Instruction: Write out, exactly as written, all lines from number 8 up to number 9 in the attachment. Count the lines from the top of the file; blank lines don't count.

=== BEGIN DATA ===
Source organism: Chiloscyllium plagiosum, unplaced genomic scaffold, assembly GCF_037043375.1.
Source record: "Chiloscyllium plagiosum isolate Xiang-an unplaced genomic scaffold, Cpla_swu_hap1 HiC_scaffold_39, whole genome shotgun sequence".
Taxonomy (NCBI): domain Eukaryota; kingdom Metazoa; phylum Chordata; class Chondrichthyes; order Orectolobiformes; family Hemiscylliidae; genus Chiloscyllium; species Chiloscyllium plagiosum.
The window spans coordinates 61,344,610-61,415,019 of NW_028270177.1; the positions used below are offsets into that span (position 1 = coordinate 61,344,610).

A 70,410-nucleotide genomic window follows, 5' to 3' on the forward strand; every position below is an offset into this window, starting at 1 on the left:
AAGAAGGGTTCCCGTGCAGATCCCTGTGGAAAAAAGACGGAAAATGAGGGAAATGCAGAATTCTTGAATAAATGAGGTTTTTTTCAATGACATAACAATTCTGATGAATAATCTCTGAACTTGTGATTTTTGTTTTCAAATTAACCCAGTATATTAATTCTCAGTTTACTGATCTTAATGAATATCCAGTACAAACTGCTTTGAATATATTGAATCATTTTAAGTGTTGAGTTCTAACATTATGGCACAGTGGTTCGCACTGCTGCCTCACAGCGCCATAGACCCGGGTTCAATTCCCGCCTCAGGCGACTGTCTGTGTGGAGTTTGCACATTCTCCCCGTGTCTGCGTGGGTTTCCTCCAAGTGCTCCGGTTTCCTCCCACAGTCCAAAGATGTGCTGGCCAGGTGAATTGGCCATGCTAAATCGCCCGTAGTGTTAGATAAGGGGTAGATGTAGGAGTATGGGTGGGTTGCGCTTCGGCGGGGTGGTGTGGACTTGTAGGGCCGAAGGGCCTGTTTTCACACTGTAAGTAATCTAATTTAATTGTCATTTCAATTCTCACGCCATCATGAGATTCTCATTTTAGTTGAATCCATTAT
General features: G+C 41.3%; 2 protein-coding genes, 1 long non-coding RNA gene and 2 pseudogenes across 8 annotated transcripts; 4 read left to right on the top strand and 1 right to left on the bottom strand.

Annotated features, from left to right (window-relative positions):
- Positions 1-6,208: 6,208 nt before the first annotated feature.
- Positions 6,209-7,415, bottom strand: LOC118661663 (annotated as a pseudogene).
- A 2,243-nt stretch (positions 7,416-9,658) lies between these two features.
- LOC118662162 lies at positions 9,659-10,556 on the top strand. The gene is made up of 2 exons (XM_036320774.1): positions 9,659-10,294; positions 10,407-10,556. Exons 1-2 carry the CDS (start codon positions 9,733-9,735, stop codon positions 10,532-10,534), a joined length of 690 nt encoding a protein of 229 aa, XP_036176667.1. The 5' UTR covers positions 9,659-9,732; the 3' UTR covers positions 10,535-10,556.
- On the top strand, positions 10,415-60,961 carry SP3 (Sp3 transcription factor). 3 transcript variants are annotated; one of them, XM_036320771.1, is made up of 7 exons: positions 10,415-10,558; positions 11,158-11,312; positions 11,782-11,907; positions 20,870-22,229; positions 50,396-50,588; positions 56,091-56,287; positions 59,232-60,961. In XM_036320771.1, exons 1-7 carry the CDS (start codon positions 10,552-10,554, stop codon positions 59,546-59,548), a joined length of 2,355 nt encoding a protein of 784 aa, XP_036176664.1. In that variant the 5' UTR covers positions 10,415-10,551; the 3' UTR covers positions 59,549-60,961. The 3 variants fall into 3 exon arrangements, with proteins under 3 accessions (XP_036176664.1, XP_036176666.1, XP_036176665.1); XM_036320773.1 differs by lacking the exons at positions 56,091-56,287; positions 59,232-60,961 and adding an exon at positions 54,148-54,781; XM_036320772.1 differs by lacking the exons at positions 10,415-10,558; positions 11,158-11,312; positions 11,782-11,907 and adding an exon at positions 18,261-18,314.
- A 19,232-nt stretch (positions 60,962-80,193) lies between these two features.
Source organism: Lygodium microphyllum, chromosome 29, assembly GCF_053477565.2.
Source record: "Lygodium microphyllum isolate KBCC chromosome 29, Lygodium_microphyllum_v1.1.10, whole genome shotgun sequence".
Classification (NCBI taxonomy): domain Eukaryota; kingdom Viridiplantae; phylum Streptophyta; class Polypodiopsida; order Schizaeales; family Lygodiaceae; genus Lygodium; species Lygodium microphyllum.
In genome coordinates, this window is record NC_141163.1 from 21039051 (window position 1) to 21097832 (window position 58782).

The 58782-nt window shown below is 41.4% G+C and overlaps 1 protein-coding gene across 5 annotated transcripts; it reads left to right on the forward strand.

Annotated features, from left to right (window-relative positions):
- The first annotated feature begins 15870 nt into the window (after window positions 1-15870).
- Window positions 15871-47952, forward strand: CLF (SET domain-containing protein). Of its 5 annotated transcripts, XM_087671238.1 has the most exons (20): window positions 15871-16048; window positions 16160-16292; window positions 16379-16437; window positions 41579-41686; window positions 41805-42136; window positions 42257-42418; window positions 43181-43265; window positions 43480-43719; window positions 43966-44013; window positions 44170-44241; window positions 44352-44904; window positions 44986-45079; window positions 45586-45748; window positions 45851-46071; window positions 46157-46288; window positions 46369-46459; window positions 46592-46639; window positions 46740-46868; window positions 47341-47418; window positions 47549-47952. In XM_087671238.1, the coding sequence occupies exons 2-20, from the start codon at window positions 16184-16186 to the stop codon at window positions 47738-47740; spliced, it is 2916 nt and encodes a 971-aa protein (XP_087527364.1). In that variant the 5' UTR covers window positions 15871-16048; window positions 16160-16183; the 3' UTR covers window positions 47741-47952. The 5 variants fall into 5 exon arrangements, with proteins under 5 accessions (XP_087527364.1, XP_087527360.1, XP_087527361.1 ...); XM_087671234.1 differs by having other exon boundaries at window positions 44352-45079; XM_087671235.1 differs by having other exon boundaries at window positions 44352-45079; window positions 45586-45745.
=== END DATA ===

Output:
Annotated features, from left to right (window-relative positions):
- Positions 1-6,208: 6,208 nt before the first annotated feature.